Photograph by Julian Abrams
An introduction to the Audio Obscura book, published in July 2011 by Full Circle Editions
At a railway station, everyday dramas are constantly being played out: meeting, parting, anticipating, escaping. The atmosphere is an odd mix of tension and contemplation. Everyone is waiting for something to happen or moving between events. They might be there for minutes or hours, every day or just this one time. They are often silent, even those in couples and groups, and their thoughts are more than usually elsewhere. Many will be preoccupied by a displaced kind of talking or listening in the form of music or the mobile phone.
In a station, we are forced into proximity. We observe one another yet behave as if being in a crowd confers invisibility. We tend to assume that we are neither overheard nor overlooked.
The intimacy of a phone conversation overpowers the reality of the crowd. Moving through a crowd chatting to a friend does the same. Listening to music can absorb us to the point that we are unguarded about what our face, or body, might express.
Most of us don’t set out to scrutinise those around us or to listen to their conversations yet we find that faces, gestures and phrases stand out and are remembered, whether we like it or not. Things catch our attention because they raise a question and fail to answer it. We are left in suspense. Why is that child crying or that woman laughing? What did he mean? Why are that couple not speaking? Who is he kissing? Why is she wearing that hat?
This book stands alone but derives from a sound work, also called Audio Obscura. Commissioned by Artangel and Manchester International Festival, it was created for Manchester Piccadilly and London St Pancras stations, where these photographs were taken.
The idea comes from the camera obscura, or ‘dark room’, a once popular form of entertainment and artist’s tool which uses a small aperture and mirrors to project a reflection of the passing world. A form of proto-cinema, the camera obscura was in part what led to the early photography as people strove to fix the images it produced.
The framed and heightened image of the real has become how we receive the world (and even other worlds). We pay little attention to its construction and even less to the ways in which we construct it for ourselves. Jonathan Crary has pointed out that ‘some of the most pervasive means of producing “realistic” effects in mass visual culture, such as the stereoscope, were in fact based on a radical abstraction and reconstruction of optical experience.’ This is also how memory operates; how we process what we fix. Audio Obscura is trying to achieve something similar. The texts are both fragment and essence, and the relation between each and its image is intended to sensitise us to an act that is so ‘natural’ that we often don’t register it: the connections we impose on what we hear and what we see.
The fragile, shifting but acute images of the camera obscura draw you in. In Audio Obscura, the idea is translated into ‘dark listening’ with its connotations of depths and shadows, the impalpable and the unreachable. We enter interior lives and discover, somewhere between what is heard and what is seen, what cannot be said. We are conscious of this as transgression but unable to contain our curiosity. And we in turn become less self-aware: caught up in the act of listening, we give ourselves away.
Audio Obscura is situated in tension with our compulsion to construct narratives, to impose meaning, and to seek symmetry and conclusion. The texts hover between speech and thought. They are concentrated fragments of interior worlds which sensitise us to boundaries we depend upon yet break. They are drawn from the twelve monologues that form the basis of the sound work and they glance off one another, meet and diverge as a bigger picture coheres and dissolves like the reflections inside the camera obscura.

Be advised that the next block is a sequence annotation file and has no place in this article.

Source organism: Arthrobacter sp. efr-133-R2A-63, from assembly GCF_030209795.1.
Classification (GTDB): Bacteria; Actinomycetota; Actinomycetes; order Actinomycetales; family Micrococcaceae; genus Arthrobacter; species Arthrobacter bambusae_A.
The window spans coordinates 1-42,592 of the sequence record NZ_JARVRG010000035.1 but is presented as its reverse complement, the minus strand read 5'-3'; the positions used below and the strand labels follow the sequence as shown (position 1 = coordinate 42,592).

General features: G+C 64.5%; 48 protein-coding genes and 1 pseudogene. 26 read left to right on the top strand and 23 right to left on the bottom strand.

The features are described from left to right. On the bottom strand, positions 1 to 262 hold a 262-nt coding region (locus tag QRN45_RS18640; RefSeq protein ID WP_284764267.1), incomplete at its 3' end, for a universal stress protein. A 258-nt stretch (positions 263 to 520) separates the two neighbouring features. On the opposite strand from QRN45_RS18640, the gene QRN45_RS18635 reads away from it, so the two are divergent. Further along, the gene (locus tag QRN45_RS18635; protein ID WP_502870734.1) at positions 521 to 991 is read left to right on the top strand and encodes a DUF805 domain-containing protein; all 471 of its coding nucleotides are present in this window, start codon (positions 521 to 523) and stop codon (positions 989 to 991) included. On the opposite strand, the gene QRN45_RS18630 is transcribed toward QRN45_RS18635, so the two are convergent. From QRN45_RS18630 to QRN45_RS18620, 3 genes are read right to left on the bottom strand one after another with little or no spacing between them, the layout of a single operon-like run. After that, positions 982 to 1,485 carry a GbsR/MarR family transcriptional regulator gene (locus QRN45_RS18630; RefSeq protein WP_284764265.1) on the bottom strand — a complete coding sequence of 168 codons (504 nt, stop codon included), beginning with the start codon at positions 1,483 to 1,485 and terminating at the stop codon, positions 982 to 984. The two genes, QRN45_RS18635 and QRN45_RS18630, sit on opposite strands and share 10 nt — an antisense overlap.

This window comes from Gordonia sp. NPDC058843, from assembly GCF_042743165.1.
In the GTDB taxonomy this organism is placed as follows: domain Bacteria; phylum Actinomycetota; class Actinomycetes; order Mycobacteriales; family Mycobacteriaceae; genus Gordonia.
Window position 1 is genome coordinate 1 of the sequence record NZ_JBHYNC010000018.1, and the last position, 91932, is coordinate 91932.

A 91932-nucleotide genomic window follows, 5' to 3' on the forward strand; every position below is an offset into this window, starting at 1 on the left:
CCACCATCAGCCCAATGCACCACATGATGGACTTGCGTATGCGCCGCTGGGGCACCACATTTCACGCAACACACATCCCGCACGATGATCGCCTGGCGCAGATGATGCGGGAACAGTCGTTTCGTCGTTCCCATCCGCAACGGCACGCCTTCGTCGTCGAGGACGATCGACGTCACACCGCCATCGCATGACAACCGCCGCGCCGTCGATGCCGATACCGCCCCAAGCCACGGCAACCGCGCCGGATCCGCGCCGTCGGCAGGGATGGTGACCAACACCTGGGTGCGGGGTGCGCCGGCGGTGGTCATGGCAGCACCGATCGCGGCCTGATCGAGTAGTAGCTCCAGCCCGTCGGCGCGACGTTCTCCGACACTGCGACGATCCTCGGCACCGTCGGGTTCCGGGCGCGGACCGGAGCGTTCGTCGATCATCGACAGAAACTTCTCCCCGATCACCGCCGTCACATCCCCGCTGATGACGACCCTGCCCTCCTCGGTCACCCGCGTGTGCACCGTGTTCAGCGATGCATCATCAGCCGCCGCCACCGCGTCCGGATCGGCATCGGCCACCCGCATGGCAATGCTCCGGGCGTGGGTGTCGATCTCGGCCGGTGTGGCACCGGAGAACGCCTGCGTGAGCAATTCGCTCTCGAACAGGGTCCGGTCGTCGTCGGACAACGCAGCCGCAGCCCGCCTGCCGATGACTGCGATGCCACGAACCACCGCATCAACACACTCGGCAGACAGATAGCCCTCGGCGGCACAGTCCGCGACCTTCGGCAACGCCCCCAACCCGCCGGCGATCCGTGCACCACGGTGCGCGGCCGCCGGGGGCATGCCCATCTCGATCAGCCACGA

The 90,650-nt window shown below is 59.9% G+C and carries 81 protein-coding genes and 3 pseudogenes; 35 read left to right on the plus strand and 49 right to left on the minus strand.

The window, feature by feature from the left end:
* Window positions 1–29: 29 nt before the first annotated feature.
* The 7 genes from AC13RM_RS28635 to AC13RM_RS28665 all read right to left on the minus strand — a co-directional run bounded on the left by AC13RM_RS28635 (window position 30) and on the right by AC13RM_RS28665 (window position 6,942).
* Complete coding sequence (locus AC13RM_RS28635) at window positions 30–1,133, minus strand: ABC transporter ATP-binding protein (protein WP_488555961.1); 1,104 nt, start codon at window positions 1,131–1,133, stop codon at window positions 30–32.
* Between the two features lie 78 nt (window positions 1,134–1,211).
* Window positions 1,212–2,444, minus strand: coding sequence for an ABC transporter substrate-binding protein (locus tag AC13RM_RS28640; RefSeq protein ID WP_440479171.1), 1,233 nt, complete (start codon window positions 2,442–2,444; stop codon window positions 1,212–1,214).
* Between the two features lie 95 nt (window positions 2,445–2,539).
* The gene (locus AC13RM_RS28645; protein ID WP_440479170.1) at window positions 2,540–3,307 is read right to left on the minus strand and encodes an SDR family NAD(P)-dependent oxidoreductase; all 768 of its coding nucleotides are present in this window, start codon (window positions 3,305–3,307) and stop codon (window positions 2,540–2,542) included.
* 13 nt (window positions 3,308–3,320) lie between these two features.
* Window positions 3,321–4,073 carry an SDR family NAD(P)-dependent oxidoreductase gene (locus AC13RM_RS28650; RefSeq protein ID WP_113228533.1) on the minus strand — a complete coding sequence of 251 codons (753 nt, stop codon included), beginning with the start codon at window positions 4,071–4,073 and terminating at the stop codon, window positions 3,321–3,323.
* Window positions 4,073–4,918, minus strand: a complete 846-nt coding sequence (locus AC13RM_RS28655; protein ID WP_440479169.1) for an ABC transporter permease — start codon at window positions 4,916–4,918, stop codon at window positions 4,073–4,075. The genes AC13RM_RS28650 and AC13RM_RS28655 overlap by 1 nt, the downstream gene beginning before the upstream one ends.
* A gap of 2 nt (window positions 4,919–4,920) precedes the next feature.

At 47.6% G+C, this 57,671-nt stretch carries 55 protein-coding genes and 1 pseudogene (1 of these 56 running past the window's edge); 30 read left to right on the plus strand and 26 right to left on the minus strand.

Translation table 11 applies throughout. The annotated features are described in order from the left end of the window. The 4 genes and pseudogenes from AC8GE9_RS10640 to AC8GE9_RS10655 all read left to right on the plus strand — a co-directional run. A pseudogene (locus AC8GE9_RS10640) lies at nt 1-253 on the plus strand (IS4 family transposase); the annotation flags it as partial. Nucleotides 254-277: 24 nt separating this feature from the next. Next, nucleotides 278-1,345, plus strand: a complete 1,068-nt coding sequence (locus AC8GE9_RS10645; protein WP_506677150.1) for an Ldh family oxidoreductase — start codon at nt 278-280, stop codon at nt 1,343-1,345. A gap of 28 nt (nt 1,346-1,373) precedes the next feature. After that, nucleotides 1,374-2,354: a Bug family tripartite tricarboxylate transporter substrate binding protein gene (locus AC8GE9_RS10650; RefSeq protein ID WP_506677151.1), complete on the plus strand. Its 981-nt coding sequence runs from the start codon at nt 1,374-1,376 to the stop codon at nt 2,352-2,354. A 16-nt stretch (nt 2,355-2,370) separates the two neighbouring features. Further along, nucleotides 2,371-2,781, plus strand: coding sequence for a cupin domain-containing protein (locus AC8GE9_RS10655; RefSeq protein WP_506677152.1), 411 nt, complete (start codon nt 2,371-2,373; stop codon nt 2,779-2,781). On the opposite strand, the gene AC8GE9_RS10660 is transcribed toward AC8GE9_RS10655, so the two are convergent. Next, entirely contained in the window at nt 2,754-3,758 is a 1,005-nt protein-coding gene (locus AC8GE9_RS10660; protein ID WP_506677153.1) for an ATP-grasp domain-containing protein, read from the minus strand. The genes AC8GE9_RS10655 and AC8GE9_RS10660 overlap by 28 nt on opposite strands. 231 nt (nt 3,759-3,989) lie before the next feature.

These are fragments of stories from which we might draw a whole story, as if extracting DNA. Making the sound work I focused on listening and found that what stayed in the mind, or contained the narrative, was often not the vivid concrete detail that we are told make stories memorable. It was the small words. The monologues were performed by actors and I edited them down from those recordings, not from the page. Each edit was tested in the context of a station, as a form of the overheard, and somehow these small words brought with them the force of the greater drama that had held them in place. Had I written them straight off, they would have seemed banal but excised from a voice, they had quite a different effect. They needed a context from which to be removed.
Sometimes the words are not small but over two years of listening I have taken away as many of them as possible. Whether a brief agitation or a slow realisation, however perturbing or insistent, what is heard should be as weightless as it can be – like thought. This editing process was done in collaboration with the sound designer Tim Barker, and together we learnt to listen to ourselves and to trust our visceral response. We also learnt how to stay in the dark. These stories are neither revealed nor concluded. The experience is not one of being told something but of becoming conscious of what we do with what we listen to. In this book, the listening occurs in the space between text and image when what is said meets what is seen.
All of my work has, in one form or another, been an exploration of the point at which we start to make sense of things; an attempt to arrest and investigate that moment, to separate its components and test their effects. Audio Obscura extends this to the act of listening, or dark listening, in which unconscious aspects of perception are brought to light in ourselves.
Lavinia Greenlaw: Audio Obscura is at St Pancras International Station from 13 September - 23 October 2011. More information here.